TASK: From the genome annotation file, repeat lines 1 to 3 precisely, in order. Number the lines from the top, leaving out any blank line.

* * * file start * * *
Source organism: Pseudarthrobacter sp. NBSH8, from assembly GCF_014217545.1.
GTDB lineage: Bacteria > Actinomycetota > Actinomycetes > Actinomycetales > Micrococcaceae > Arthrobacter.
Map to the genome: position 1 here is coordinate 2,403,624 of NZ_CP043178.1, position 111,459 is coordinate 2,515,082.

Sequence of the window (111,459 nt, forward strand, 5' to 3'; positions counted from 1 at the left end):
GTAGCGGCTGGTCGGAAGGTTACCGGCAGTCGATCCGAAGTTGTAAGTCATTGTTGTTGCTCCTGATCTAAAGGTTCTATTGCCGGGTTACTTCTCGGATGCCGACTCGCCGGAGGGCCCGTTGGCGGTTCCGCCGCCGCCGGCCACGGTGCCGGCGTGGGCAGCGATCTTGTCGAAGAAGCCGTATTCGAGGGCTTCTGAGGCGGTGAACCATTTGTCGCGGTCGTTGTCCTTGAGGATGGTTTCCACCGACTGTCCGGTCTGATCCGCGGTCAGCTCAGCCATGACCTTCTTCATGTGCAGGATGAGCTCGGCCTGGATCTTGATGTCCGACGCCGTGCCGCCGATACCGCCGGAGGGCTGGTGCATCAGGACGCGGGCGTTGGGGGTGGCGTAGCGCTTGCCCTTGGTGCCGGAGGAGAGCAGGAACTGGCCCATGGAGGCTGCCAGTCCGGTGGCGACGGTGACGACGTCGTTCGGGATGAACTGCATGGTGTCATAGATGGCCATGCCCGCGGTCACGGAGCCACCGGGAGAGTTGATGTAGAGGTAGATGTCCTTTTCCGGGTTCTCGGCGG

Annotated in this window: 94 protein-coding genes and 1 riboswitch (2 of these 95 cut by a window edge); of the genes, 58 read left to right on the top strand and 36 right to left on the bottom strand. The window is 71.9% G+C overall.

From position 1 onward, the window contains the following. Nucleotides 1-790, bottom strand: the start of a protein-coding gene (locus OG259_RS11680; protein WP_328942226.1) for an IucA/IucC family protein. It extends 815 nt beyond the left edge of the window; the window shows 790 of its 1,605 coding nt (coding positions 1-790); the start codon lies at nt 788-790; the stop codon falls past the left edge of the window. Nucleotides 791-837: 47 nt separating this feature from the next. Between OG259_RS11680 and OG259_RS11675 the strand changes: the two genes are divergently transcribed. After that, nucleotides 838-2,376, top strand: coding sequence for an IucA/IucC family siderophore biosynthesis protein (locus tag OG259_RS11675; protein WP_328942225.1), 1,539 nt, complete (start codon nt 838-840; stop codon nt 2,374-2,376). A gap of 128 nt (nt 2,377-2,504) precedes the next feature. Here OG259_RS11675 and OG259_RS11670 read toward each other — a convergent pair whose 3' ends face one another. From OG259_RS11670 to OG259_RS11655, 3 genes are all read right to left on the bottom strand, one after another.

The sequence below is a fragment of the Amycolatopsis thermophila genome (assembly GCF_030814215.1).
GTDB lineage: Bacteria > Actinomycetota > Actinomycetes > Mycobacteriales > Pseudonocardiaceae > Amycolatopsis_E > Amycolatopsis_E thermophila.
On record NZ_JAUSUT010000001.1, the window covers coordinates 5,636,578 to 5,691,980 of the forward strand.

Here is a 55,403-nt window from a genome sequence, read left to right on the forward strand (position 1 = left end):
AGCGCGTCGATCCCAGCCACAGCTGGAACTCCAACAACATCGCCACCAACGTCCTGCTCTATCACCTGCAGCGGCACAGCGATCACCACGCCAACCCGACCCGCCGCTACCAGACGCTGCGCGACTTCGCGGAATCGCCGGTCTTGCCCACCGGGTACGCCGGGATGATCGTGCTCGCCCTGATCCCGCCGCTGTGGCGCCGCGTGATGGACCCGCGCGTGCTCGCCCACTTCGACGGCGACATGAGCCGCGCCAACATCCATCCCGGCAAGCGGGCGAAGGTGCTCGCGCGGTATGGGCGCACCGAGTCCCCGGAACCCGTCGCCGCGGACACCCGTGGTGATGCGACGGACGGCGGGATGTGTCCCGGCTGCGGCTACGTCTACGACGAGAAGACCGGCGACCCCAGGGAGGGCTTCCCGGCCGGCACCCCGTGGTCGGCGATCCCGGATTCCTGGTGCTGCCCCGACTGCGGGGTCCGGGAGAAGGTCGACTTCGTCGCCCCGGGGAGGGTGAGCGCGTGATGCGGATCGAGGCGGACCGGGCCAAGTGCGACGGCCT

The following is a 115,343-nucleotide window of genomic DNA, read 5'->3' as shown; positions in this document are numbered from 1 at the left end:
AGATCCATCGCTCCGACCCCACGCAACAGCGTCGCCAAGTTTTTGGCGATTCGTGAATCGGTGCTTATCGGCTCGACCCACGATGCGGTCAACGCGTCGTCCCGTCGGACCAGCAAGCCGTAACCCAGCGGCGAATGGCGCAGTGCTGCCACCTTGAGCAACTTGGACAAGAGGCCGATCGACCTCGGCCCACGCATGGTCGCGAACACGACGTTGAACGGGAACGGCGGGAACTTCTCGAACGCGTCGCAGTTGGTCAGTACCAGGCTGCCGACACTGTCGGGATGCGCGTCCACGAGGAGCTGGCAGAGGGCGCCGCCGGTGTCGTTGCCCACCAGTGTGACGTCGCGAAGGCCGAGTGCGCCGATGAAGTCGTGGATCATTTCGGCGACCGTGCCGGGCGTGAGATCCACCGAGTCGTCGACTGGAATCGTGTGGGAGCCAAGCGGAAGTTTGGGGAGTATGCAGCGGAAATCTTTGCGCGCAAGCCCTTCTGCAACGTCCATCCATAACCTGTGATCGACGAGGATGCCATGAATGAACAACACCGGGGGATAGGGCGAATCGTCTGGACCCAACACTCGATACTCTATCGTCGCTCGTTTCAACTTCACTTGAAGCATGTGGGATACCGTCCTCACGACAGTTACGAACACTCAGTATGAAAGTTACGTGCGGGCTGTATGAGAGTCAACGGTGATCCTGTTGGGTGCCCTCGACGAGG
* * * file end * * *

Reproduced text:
Source organism: Pseudarthrobacter sp. NBSH8, from assembly GCF_014217545.1.
GTDB lineage: Bacteria > Actinomycetota > Actinomycetes > Actinomycetales > Micrococcaceae > Arthrobacter.
Map to the genome: position 1 here is coordinate 2,403,624 of NZ_CP043178.1, position 111,459 is coordinate 2,515,082.